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The history of the Wooly Bugger fly dates back to the late 1960s. Credited for the design of the fly is Russell Blessing from Pennsylvania. The fly was designed to represent a hellgrammite. There is a possibly that the Wooly Bugger evolved from the Wooly Worm fly pattern.

Depending on the hook size which can range from a size 2 – 14 hook with a shank that is considered long or extra long and how it is fished the fly can imitates large nymphs, baitfish, leech, drowning terrestrial insects, clamworms, crayfish, shrimp or crabs. With a wide range of fish food that the Wooly Bugger represents makes this a great fly to be included in your fly box whether you are a freshwater fly fishermen for cold or warm water species or a saltwater fly fishermen fishing for redfish, speckled trout, mackerel, or whatever swims in the environment that you are testing your skills in.

How to Tie The Wooly Bugger Fly

The materials used to tie the basic Wooly Bugger are:

I would recommend a hook size 2 – 14 that has a 3XL long shank.

The tying thread varies on the size of the hook but the color should match the body color. For example for flies tied on a hook size 2 – 6 consider a 3/0 thread, 8 – 12 a 6/0 thread or a size 14 look at a 12/0 thread. While this is a recommendation by me; you might have a difference preference on thread size while tying.

How to Tie The Wooly Bugger Fly

The tail of the Wooly Bugger is a marabou feather in the color of your choice.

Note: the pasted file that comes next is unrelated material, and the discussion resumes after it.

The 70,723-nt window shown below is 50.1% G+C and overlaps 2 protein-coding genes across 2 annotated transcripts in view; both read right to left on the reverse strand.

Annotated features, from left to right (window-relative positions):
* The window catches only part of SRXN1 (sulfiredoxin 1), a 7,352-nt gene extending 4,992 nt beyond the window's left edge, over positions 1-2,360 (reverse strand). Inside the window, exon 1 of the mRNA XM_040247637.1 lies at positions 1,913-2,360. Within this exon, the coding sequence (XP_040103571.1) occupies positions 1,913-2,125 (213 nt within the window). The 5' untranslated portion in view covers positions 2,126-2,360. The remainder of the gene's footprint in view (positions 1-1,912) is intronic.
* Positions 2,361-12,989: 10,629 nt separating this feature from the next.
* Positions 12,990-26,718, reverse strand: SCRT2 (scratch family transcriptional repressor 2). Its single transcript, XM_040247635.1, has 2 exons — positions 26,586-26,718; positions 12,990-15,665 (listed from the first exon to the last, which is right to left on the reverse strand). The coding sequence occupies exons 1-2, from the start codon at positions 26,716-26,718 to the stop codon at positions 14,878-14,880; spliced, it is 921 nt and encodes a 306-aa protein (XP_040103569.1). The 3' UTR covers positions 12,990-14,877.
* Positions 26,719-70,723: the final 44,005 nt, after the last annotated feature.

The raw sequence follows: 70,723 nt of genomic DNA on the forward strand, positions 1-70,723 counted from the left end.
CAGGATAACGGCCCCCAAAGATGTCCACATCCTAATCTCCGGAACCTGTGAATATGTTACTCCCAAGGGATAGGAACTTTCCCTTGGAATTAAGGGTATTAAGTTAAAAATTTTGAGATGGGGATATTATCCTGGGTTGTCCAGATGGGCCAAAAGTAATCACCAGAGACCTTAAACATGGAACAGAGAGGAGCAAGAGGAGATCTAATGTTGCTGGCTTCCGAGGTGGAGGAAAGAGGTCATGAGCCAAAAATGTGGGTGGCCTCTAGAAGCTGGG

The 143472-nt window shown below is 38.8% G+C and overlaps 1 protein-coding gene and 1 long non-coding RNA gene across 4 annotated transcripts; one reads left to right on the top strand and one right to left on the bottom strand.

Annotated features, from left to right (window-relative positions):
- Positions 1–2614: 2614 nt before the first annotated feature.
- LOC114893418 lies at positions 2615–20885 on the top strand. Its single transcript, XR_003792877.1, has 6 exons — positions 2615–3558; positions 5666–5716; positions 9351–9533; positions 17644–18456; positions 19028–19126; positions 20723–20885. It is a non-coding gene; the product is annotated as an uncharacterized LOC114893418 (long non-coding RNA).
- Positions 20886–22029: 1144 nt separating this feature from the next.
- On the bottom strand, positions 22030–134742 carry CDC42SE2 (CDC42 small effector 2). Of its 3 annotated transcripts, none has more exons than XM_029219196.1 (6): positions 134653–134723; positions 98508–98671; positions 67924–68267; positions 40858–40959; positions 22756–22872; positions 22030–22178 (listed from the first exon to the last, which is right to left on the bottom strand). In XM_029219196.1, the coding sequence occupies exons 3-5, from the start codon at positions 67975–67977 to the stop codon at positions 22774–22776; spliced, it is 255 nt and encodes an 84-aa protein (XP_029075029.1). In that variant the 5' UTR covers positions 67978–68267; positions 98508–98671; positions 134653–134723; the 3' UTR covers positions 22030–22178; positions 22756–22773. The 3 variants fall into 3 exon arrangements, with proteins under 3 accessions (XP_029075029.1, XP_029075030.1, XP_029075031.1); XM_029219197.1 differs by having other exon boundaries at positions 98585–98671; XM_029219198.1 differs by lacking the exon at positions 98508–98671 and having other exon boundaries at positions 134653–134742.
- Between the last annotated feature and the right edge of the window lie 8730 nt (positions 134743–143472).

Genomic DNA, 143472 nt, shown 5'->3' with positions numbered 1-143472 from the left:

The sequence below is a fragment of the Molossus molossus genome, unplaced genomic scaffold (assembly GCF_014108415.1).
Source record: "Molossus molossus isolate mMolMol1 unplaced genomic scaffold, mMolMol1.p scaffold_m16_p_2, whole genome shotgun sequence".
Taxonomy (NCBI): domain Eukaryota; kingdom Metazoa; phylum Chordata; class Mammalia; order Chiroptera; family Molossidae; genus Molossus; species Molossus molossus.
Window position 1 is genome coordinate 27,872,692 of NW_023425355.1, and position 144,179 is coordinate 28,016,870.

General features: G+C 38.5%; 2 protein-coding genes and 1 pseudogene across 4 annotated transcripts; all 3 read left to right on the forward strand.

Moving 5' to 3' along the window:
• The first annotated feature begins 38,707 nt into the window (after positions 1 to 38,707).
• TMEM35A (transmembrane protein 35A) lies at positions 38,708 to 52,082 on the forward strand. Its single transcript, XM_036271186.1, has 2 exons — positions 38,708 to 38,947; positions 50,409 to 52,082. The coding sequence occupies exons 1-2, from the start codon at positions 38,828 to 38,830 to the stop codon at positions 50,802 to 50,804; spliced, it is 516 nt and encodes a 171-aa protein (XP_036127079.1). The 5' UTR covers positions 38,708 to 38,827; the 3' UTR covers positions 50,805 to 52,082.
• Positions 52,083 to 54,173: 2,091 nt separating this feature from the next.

The Body is made from medium chenille wrapped around the hook. Colors for the body to consider are white, brown, olive or black are considered standard colors for freshwater. For salmon, steelhead, and saltwater bright colors or color combinations are used.

How to Tie The Wooly Bugger Fly

A hackle palmered from the tail to the head of the fly; I prefer to use a grizzly hackle that is not dyed to provide some contrast to the Wooly Bugger. The rib is used to tie the hackle in place by taking two wraps over the unsecured hackle tip. Normally the rib is a copper wire but you can use monofilament or any colored wire to protect the hackle.

How to Tie The Wooly Bugger Fly

You do have other options when tying the Wooly Bugger fly. You can consider adding some weight to the fly so that it provides you with variable sink rates to get your fly into the strike zone. This can be accomplished by using either lead or lead free wire that is twisted around the hook shank and secured in place with the tying thread and super glue. Adding the weight in this method is accomplished when starting the thread on the hook. Another option is to use a cone or bead head as well or using a combination of lead or lead free along with the cone or bead head.

How to Tie The Wooly Bugger Fly

I hope that this will get you excited about fly tying. I extremely enjoy challenging my artistic abilities especially when it comes to the smaller flies.

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